New sound wanted for Blue Jeans’ next disc
The Swinging Blue Jeans were rehearsing like mad in the final few minutes before their guest appearance on “Go Man Go”.
With only ten minutes to go before the red light blinked with a “stand-by” warning, they disappeared from the stage, changed into shiny blue mohair suits and prepared for battle.
Between numbers, they returned to their dressing room and commented on the current scene, before hopping back on stage.
Listening to a Rabin band version of “Needles And Pins,” Ray Ennis remarked, “This is going to be a very big one for The Searchers. I personally don’t think it’s as exciting as their first two hits, mark you, but I’m sure it’s number one stuff. However if they’d recorded this any earlier in their career, it probably wouldn’t have made it at all.”
“But we can be wrong.” said Norma Kuhike. “We all agreed that the first time we heard “24 Hours From Tulsa” it was terrible! None of us ever imagined a number like that getting into the charts.
“And now look at it – and think of us when we learned we were going out on the road with Gene Pitney!”
The Swinging Blue Jeans feature the Merseybeats‘ hit “I Think Of You” in their act. They like the number, but say they thought the record had been on release for too long to have any chart impact.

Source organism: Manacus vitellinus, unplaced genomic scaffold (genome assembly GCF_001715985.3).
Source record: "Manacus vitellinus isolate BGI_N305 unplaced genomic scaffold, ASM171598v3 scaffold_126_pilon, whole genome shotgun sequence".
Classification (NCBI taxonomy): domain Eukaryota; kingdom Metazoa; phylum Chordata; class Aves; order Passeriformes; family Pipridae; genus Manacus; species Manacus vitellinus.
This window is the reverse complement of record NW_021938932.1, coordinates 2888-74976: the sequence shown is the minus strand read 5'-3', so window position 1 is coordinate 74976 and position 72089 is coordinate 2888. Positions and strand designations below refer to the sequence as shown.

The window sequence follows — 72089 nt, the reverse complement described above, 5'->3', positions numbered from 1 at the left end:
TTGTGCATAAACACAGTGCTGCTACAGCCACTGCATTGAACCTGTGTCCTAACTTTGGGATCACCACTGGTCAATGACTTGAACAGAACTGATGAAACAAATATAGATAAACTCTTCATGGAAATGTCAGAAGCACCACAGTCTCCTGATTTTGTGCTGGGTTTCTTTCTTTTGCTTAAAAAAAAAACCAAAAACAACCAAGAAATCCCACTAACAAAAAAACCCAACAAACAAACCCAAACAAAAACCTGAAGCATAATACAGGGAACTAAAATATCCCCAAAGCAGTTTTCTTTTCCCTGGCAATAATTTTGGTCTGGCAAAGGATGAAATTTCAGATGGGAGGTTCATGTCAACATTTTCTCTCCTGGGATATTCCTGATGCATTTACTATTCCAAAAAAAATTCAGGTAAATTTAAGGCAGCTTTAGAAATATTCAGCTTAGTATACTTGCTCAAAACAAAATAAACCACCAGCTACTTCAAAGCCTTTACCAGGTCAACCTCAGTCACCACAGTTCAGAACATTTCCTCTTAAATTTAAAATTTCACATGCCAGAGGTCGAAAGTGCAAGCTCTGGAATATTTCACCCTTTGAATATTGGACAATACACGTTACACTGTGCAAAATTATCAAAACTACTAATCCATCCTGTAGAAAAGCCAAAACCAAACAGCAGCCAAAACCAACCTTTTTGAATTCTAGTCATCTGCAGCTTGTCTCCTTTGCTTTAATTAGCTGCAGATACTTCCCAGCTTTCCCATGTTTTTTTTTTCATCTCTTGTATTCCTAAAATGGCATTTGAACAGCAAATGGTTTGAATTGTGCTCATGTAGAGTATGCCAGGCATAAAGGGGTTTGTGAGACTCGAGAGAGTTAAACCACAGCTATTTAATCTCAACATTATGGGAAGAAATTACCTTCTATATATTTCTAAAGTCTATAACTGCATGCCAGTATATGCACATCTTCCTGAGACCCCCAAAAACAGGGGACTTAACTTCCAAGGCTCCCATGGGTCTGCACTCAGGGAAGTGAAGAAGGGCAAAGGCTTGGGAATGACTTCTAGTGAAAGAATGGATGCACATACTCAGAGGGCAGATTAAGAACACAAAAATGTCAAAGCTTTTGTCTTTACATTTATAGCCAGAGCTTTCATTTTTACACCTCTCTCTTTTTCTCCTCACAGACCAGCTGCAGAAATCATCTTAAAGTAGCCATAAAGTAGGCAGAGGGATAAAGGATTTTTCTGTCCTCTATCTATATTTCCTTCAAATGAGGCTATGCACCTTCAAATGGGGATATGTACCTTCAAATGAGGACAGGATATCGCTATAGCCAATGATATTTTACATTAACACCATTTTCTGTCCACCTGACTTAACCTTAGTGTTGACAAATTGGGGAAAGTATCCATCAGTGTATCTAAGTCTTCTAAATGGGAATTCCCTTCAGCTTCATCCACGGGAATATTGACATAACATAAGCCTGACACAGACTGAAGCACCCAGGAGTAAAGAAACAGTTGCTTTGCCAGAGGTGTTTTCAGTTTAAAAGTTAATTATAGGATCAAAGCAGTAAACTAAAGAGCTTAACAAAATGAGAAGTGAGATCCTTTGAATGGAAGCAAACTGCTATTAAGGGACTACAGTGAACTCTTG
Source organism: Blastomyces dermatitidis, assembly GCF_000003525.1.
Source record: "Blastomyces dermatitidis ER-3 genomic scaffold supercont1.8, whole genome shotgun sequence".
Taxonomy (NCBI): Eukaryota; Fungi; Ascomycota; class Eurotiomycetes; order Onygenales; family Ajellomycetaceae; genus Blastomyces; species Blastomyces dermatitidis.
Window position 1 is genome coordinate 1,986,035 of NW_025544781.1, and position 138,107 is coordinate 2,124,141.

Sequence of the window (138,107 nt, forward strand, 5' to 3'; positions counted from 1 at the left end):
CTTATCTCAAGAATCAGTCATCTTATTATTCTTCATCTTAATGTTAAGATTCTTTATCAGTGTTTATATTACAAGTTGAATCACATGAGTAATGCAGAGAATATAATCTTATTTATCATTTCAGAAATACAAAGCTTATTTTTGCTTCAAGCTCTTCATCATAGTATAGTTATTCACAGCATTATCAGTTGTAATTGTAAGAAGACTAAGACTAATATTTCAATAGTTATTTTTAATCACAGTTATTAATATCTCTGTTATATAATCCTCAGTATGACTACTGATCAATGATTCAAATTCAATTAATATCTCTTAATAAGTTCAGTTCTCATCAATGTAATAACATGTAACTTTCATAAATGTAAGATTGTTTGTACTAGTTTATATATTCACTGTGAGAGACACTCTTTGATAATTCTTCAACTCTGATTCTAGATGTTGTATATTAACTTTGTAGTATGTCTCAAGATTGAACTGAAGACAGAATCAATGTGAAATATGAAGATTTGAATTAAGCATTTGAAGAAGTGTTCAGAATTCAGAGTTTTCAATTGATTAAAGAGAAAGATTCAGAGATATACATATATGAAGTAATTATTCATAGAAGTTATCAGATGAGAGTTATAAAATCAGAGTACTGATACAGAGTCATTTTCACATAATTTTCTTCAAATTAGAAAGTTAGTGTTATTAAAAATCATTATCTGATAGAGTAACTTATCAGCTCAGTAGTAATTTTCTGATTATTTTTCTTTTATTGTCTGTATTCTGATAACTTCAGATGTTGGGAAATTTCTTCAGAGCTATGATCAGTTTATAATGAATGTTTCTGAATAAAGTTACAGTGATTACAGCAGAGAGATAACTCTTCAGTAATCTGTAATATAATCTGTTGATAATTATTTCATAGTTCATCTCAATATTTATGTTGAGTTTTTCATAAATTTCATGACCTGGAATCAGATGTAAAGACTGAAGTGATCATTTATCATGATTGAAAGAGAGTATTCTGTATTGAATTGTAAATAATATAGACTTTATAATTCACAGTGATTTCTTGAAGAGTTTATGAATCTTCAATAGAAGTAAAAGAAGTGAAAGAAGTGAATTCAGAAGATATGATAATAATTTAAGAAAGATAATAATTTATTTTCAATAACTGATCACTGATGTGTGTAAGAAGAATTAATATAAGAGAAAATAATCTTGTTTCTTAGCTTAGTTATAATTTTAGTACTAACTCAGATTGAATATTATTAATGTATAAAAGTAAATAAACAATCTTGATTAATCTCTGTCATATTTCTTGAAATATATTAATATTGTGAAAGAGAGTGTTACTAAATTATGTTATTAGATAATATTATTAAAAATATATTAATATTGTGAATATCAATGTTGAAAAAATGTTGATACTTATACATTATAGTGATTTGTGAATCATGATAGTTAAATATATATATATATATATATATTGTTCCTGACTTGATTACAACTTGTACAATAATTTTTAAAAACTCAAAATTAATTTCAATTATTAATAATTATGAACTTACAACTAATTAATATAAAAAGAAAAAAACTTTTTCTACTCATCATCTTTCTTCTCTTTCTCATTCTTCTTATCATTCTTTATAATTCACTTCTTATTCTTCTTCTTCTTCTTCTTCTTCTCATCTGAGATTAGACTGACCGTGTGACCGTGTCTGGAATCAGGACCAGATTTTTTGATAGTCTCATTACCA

“The number itself is not unlike “Too Late Now,” said Les Braid. “It’s makes a quiet change, like “To Know Him Is To Love Him,” which is another ballad we sing.
“In fact, in about two records time, it could well be the type of material we will record as a single.”
“But the next record has to be lively,” chipped in Ralph Ellis. “Besides, I think that’s what the market wants at the moment, otherwise they wouldn’t be buying all these group sounds.
“We’ve created a lively, swingy atmosphere on “Hippy Hippy Shake.” We have to – and want to keep it up on our next release. It’s the one after that we have to worry about, as three in a row, all sounding the same could mean death to a group.”
The Swinging Blue Jeans also feel that it doesn’t matter where you come from if your records make the charts.
“Liverpool, Leicester, London. They’re all the same” said Ray. There is no Liverpool sound any more. Today it’s just the question of a sound being associated with a person or a group.
“Dave Clark produces his own discs and comes from Tottenham, but does that give him the ‘London sound?’ just because The Beatles happen to come from Liverpool, and started the whole thing off, suddenly we find every other group from the same place is given a tag.”
But the Swinging Blue Jeans are proud of the Beatles’ success.
“Well they are local lads, as well as being personal friends” said Norman. “Course their success in France and America is completely overwhelming, and think of all the royalties John and Paul are earning as songwriters!”
Have things changed much for the boys since they themselves have been on the receiving end of a hit disc?
“Yes,” said Ray, “When “Too Late Now” made the charts, things started happening in a small way. Then “Hippy Hippy Shake” began to blow up a storm, and wham! We don’t know which way to turn!”